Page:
Had Chrysler introduced the Airflow design as exclusive to the Imperial brand it might have succeeded, with the technology trickling down to their more mass market brands after the high end stuff proved the value and consumer appeal. Sometimes companies are so enamored with new technology that they make sweeping changes that are too fast for the mass market to accept. If you notice, there's not a single established car company that has switched 100% to EVs.
Austrian engineer Edmund Rumpler's Tropfenwagen was a decade or more ahead of the Airflow, Its windshield and side windows were curved glass. This mid-engine sedan's 0.28 drag coefficient--measured in a modern wind tunnel--allowed a 70 mph top speed with only 36 horsepower. Around 100 such cars were built and sold. The Czech-made Tatra 77 also arrived in 1934 with a top speed over 90 mph on 75 hp. Designed by Zeppelin engineers Paul Jaray and Hans Ledwinka, more than 200 such cars were made. Another car worthy of mention in the aerodynamic context is 'La Jamais Contente' (never satisfied) driven by Belgian Camille Jenatzy to 66 mph--the first to crack sixty!--iusing two 33 hp electric motors. This car's bullet shape was instrumental to its 1899 record achievement.
I don't think it didn't sell well because it was ahead of it's time: it didn't sell well because it was UGLY! If you look a the 1936 Zephyr, (as stated in the story as being a near identical car) it is much better looking, particularly the coupe version, and it had a V12 engine. I don't see much comparison between the two machines. I think the designers just missed the mark on the looks. Much like Ford missed the mark on the Edsel, in later years.
The Zephyr was very pretty, but NOT even close to the same car in design, ride, or handling! It sat so high, you could look down on an Airflow. It also came years later, when Ford had nothing remotely close in execution. The Airflow influenced many production cars prior to the Zephyr, like Fiats, from 500s to 900s, VWs, Peugeots, Renaults, Tatras, Citroen, Toyotas, and more. The architecture was new and better than anything, anyone else had out at the time. That influenced car design for the next 50 years- Lincoln can't say that. IF you look at the context of contemporary modern design in transportation, architecture, and product design, this was considered very good design and received accolades and awards. 20-20 Prejudiced hindsight says it was ugly, but that comes from ignorance rather than any actual knowledge. When they redid the car in '35 they lost the Art Deco, modern waterfall grille. If you ever see a rodded coupe, NOT the 2 door sedan, they look really good. What gets ugly, are the limousine buses, with too many windows and bad proportions. I bet that is a problem with all extended wheelbase models.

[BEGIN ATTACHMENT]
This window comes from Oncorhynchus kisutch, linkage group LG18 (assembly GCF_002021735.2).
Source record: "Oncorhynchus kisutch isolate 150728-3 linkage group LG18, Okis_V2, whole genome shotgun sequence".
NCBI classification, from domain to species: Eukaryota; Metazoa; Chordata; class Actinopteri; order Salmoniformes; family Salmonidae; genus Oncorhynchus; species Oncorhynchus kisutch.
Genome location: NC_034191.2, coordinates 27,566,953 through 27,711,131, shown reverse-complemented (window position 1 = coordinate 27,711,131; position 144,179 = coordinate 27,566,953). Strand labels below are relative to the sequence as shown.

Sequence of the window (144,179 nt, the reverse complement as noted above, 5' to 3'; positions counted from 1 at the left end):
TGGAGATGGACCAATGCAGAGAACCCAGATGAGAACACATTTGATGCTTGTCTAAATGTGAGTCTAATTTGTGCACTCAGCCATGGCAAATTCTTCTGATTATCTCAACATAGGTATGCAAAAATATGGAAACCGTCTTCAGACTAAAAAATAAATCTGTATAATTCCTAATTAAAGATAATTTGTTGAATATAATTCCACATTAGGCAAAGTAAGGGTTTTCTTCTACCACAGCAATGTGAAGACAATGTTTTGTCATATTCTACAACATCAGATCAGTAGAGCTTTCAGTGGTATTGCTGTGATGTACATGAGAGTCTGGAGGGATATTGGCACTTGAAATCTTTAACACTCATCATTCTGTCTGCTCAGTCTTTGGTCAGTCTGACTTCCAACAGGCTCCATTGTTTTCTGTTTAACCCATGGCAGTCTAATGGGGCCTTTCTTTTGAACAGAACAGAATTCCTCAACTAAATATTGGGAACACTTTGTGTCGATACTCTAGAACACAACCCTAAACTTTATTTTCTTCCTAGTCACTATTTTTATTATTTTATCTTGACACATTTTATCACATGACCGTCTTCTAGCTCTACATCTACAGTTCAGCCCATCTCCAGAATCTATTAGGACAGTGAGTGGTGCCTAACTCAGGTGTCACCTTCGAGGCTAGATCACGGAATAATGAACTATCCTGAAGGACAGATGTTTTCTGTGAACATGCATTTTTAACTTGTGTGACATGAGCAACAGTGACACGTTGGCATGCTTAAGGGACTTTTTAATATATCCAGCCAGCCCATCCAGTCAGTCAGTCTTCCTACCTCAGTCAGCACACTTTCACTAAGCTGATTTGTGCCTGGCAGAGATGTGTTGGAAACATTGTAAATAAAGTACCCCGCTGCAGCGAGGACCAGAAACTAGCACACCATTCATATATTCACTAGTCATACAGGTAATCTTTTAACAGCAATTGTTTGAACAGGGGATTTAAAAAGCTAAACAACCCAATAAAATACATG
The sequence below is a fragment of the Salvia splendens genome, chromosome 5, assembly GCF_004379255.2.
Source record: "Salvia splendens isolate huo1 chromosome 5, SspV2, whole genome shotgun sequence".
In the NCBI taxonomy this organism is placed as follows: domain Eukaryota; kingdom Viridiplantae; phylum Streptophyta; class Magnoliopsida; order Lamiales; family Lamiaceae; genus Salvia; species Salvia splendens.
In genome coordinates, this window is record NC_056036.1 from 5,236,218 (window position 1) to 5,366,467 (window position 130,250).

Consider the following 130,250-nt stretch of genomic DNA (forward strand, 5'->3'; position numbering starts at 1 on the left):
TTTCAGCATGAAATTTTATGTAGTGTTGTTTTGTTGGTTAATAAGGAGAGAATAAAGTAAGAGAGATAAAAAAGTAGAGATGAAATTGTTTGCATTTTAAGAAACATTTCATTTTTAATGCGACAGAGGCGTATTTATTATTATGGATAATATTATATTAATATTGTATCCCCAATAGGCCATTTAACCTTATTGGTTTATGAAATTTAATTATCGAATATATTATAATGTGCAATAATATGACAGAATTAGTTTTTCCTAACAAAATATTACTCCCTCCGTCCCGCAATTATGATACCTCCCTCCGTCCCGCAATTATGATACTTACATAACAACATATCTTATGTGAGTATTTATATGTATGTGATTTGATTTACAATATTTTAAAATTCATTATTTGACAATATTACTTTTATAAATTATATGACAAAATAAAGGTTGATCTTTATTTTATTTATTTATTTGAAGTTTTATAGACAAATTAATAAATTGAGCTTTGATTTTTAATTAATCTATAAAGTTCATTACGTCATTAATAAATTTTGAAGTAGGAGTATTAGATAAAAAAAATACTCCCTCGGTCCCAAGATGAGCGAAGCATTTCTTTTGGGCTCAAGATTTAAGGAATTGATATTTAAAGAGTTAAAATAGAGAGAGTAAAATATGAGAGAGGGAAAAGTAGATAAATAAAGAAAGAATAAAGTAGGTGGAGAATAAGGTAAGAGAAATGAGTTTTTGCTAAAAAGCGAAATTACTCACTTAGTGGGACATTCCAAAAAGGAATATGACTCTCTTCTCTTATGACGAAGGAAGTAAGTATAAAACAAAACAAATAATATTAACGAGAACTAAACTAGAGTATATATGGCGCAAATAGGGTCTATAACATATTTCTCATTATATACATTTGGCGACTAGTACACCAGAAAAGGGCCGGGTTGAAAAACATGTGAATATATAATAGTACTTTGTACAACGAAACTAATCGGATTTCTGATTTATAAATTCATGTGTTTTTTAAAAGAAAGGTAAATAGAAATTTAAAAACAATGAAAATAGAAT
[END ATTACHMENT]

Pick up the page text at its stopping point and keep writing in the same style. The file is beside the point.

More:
I personally find this design beautiful to this day. I think that it would be neat if, with manufacturers bringing iconic badges back left and right, Chrysler did revive something akin to this in looks, in the size range of a Mazda 5. Something as a cheap, affordable, family mini-minivan.
We had a 35 Airflow as kids in the 50’s. Certainly was fast for the times. We got mixed up with the Redex trial cars once and the old Airflow just ate the lot. Plus we were towing a trailer! Crankshaft driven fan was not suited to our poor roads and it went through the radiator more than once after some big pot holes. It sat on tall wheels too, hard to get rubber for it when most vehicles were on 13” wheels. Laminated glass all round but the mica started to craze so visibility was interesting in the rain. Ours had a 3-speed floor shift plus electric overdrive. The engine was designed for much higher octane fuel than we could buy so it was a constant battle grinding burned out valves. My introduction to side valve engines with their inaccessible adjustment. The boot was behind the back seat so we kids would climb in when the family went to the drive in. We’d also hide the dog there when going over the border tick gates.